IDFG’s new approach to stocking rainbows

    What a difference a year makes. A new stocking program keeps rainbow in the hatchery for an extra year resulting in a fish that is about 70 percent bigger than the standard stocked catchable trout. IDFG photo.

    Columbia Basin Bulletin/IDFG

    BOISE, Idaho — Raising rainbow trout to a larger size in hatcheries has proven to be both financially beneficial for the state of Idaho and a plus for anglers, according to a four-year study completed by the Idaho Department of Fish and Game.

    The results of the study using an evaluation tool developed by IDFG fishery biologists has Fish and Game managers taking a new approach to stocking larger rainbow trout in many of Idaho’s lakes and reservoirs.

    This year, many of the state’s most heavily stocked still-water fisheries will be stocked with large numbers of 12-inch rainbow trout, called magnums by Fish and Game biologists, instead of the 10-inch trout that have long been the agency’s standard. While anglers will likely view this as an opportunity to catch larger fish, it is also an opportunity for Fish and Game to provide angler-friendly catch rates on a tighter budget.

    The most striking results in the statewide study came from Idaho’s larger lakes and reservoirs that are most dependent on hatchery stocking to provide the bulk of the trout fishing.

    Angler Kevin Hamilton of Boise caught this wild rainbow on the Boise River in February. Kevin Hamilton photo.
    Angler Aubri Blaser of Boise, caught this wild rainbow in the Payette River just below Banks, Idaho in February. Kevin Hamilton photo.

    The study showed that 12-inch rainbow trout were caught by anglers at a higher rate than 10-inch fish. The study showed that less than 1 of the standard 10-inch rainbows was caught for every three stocked, but anglers caught more than one 12-inch trout for every two that were stocked.

    A 12-inch rainbow trout weighs about 70 percent more than a 10-inch trout. It takes more feed to grow them bigger, so each one costs more to produce.

    “We don’t have more money to buy more fish food, so the shift to larger trout will mean that fewer trout can be produced and stocked,” said Gary Byrne, IDFG Fish Production manager.

    “The study shows that in places where we switch to stocking larger trout, less means more,” said Jeff Dillon, the state agency’s fishery manager.

    “The waters that will be stocked with 12-inch trout will receive stocking numbers reduced by about 40 percent but since larger trout are caught at almost twice the rate, the number of trout that anglers catch will actually be higher and anglers will enjoy the added bonus that the trout they catch will be 2 inches larger.”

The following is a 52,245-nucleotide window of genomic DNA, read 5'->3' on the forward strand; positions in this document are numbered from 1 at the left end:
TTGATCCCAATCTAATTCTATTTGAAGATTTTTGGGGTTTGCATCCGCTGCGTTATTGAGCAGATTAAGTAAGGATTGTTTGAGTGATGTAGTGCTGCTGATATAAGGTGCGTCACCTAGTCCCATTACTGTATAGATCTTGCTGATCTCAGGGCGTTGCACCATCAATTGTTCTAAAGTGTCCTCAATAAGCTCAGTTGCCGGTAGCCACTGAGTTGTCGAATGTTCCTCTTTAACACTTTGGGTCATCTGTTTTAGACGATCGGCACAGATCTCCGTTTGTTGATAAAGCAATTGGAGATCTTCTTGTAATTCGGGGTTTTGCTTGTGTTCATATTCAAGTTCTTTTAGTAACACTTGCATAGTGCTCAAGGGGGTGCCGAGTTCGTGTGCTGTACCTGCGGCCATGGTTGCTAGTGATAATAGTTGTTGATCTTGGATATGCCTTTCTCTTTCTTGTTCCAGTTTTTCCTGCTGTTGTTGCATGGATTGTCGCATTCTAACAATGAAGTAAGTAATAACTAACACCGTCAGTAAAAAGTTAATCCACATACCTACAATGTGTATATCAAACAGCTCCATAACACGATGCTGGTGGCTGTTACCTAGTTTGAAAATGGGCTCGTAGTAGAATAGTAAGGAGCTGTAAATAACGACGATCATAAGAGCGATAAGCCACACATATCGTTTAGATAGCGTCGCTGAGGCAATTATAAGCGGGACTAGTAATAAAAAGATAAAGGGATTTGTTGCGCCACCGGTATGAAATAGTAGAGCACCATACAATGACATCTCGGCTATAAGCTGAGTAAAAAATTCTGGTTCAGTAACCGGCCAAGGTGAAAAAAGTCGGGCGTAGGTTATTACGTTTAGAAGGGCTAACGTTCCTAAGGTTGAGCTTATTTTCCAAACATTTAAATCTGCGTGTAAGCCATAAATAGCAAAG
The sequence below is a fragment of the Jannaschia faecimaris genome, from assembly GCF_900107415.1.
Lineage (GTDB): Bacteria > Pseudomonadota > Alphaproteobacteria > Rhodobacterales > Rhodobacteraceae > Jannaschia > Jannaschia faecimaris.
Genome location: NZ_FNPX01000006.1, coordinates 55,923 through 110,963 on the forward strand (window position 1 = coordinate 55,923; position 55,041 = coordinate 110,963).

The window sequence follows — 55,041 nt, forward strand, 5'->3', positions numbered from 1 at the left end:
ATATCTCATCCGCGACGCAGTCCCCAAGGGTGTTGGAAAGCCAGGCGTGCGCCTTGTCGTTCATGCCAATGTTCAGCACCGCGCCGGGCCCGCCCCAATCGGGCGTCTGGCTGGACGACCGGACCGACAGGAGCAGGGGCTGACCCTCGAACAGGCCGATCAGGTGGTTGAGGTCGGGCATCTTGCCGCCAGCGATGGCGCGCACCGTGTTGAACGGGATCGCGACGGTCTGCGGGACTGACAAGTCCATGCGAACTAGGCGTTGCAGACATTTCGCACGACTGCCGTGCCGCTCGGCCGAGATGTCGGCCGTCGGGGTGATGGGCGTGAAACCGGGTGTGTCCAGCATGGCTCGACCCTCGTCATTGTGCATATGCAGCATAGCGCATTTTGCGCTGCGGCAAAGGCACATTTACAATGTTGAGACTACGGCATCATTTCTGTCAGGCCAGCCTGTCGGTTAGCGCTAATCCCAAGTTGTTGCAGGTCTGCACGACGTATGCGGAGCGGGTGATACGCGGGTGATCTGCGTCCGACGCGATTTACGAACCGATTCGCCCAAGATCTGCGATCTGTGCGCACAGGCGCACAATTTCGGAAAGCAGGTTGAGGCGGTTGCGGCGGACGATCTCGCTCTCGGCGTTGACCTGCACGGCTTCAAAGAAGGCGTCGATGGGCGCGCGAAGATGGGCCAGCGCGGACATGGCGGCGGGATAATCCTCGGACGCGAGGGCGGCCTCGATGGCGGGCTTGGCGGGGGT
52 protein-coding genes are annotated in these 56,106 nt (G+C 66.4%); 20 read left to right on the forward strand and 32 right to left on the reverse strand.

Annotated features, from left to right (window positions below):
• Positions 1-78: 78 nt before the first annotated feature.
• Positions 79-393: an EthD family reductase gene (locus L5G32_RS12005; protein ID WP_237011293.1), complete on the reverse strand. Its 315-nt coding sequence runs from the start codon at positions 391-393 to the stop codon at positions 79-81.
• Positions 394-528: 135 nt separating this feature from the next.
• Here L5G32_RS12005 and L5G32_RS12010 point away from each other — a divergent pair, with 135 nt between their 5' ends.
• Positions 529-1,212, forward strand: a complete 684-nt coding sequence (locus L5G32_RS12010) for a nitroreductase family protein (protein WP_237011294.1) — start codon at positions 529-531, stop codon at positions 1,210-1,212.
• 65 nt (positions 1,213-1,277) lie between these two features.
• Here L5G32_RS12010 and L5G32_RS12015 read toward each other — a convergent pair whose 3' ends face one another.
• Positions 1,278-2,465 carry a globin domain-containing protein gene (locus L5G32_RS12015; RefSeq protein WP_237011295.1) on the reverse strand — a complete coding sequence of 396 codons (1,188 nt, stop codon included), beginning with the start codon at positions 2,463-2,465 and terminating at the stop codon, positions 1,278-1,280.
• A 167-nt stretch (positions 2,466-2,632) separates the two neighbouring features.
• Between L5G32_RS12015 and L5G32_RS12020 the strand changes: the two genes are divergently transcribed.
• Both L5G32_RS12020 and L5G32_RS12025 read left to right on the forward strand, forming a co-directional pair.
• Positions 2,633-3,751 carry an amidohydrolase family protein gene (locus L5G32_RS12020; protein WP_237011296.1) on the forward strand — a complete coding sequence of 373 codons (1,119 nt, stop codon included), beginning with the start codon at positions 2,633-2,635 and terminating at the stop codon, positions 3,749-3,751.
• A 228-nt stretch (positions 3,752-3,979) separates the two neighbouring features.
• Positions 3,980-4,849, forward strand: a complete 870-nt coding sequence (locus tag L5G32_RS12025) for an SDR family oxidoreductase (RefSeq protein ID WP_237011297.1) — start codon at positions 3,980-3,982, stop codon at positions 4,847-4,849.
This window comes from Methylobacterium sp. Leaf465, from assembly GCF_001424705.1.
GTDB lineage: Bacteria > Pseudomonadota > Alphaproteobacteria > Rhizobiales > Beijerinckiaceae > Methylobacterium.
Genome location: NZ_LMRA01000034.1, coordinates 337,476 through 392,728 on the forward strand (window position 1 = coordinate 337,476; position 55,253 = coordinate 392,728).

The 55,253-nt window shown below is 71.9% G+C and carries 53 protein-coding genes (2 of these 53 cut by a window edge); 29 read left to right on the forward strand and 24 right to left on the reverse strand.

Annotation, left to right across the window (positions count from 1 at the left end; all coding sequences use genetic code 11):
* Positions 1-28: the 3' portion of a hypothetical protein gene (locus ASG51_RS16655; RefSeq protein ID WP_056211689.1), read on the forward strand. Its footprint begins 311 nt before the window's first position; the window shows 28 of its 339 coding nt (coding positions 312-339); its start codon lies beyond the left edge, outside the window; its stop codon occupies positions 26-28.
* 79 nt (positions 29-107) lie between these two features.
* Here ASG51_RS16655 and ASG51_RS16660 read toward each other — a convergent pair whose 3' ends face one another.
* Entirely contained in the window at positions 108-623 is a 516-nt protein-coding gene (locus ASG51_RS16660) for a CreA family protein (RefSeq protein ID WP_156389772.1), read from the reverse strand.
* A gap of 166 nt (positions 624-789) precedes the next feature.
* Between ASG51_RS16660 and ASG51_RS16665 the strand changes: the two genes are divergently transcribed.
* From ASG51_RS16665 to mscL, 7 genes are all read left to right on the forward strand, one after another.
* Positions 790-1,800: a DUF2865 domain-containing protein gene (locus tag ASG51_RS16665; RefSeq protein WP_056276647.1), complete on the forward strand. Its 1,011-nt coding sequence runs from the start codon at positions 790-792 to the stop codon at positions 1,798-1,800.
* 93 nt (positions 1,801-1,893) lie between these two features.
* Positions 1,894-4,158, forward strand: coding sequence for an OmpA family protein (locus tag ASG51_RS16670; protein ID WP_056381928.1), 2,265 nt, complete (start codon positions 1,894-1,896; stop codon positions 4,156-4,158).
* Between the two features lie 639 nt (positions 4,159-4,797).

Why is it working?

    Researchers theorize that the ability to survive until anglers come calling is a factor.

    It is likely that the 12-inch fish are too big for cormorants and pelicans or simply better at escaping predators than the smaller rainbows.

    The larger fish may also be better equipped to make the transition from hatchery holding-feeding ponds to the wild.

    “It’s probably a combination of things,” Dillon said.

    Catchable fish are stocked in the Spring, Summer and early Fall at many ponds and lakes throughout the state. IDFG photo.
    Catchable fish are stocked in the Spring, Summer and early Fall at many ponds and lakes throughout the state. IDFG photo.

    “Our four-year evaluation is the most robust and conclusive evaluation of our trout stocking program ever done in the history of IDFG,” said Fisheries Chief Ed Schriever.

    “The results clearly show that in many Idaho waters anglers catch stocked 12-inch rainbow trout at a higher rate than 10 inch trout,” according to Schriever. “Without the cooperation of Idaho anglers, this study would not have been possible.”

    “We thank all of those who participated for helping us improve the effectiveness of our trout stocking program. I think anglers will enjoy the changes we are making to the stocking program as a result of the evaluation.”

    The new strategy is almost certain to be good for many businesses as well, since every dollar spent stocking trout in Idaho returns approximately $35 to the state’s economy.

    Dillon said that the IDFG’s resident fish hatchery program, which feeds about 900 water bodies, prompts about $120 million annually in spending in local economies, according to a survey conducted in 2011.

    The shift towards fewer, larger hatchery fish will continue over the next 18 months. By the summer of 2016, about half of the 800,000 pounds of catchable-size rainbow trout stocked in Idaho will be 12-inch fish. Most of the bigger fish will be released into the bigger systems, such as Lake Cascade, American Falls and Blackfoot reservoirs.

    Producing and stocking rainbow trout for anglers is the single most expensive license funded fishery program managed by IDFG. The majority of funding to operate the trout stocking program comes from the sale of fishing licenses.

    Here is the latest IDFG magnum stocking locations:

    Deyo Reservoir

    Bull Trout Lake

    Lucky Peak Reservoir

    Mann Creek Reservoir

    Sage Hen Reservoir

    Cascade Lake

    Horsethief Reservoir

    Lost Valley Reservoir

    Upper Payette Lake

    Warm Lake

    Little Wood Reservoir

    Oakley Reservoir

    Blackfoot Reservoir

    Chesterfield Reservoir

    Deep Creek Reservoir

    Foster Reservoir

    Glendale Reservoir

    Lamont Reservoir

    Twin Lakes Reservoir

    Island Park Reservoir

    Mackay Reservoir

    Ririe Reservoir

    Stanley Lake